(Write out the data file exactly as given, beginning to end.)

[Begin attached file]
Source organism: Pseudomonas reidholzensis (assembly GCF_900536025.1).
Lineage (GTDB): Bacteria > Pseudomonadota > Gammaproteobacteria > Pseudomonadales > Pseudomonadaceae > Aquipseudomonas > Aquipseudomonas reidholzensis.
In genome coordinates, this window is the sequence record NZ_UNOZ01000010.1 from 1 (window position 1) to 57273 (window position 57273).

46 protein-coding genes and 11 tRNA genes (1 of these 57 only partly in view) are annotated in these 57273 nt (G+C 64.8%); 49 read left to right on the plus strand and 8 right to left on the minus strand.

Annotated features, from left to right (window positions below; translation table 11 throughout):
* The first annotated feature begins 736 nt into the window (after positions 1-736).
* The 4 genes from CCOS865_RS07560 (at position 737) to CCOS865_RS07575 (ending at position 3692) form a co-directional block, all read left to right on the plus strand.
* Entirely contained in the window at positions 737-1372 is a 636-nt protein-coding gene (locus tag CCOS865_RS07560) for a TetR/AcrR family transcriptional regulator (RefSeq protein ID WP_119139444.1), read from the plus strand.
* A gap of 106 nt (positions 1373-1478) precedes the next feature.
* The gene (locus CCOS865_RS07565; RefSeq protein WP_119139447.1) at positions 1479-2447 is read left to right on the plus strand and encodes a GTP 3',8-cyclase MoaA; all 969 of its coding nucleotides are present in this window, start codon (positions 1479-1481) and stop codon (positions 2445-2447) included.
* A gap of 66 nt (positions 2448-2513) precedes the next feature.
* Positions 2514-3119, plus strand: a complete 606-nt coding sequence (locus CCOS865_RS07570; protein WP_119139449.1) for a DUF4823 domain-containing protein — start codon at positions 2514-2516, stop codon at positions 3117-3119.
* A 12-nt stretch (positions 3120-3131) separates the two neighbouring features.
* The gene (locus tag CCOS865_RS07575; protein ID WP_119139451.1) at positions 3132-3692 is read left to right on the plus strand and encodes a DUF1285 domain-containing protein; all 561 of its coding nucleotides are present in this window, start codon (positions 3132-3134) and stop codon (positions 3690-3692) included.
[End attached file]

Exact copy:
Source organism: Pseudomonas reidholzensis (assembly GCF_900536025.1).
Lineage (GTDB): Bacteria > Pseudomonadota > Gammaproteobacteria > Pseudomonadales > Pseudomonadaceae > Aquipseudomonas > Aquipseudomonas reidholzensis.
In genome coordinates, this window is the sequence record NZ_UNOZ01000010.1 from 1 (window position 1) to 57273 (window position 57273).

46 protein-coding genes and 11 tRNA genes (1 of these 57 only partly in view) are annotated in these 57273 nt (G+C 64.8%); 49 read left to right on the plus strand and 8 right to left on the minus strand.

Annotated features, from left to right (window positions below; translation table 11 throughout):
* The first annotated feature begins 736 nt into the window (after positions 1-736).
* The 4 genes from CCOS865_RS07560 (at position 737) to CCOS865_RS07575 (ending at position 3692) form a co-directional block, all read left to right on the plus strand.
* Entirely contained in the window at positions 737-1372 is a 636-nt protein-coding gene (locus tag CCOS865_RS07560) for a TetR/AcrR family transcriptional regulator (RefSeq protein ID WP_119139444.1), read from the plus strand.
* A gap of 106 nt (positions 1373-1478) precedes the next feature.
* The gene (locus CCOS865_RS07565; RefSeq protein WP_119139447.1) at positions 1479-2447 is read left to right on the plus strand and encodes a GTP 3',8-cyclase MoaA; all 969 of its coding nucleotides are present in this window, start codon (positions 1479-1481) and stop codon (positions 2445-2447) included.
* A gap of 66 nt (positions 2448-2513) precedes the next feature.
* Positions 2514-3119, plus strand: a complete 606-nt coding sequence (locus CCOS865_RS07570; protein WP_119139449.1) for a DUF4823 domain-containing protein — start codon at positions 2514-2516, stop codon at positions 3117-3119.
* A 12-nt stretch (positions 3120-3131) separates the two neighbouring features.
* The gene (locus tag CCOS865_RS07575; protein ID WP_119139451.1) at positions 3132-3692 is read left to right on the plus strand and encodes a DUF1285 domain-containing protein; all 561 of its coding nucleotides are present in this window, start codon (positions 3132-3134) and stop codon (positions 3690-3692) included.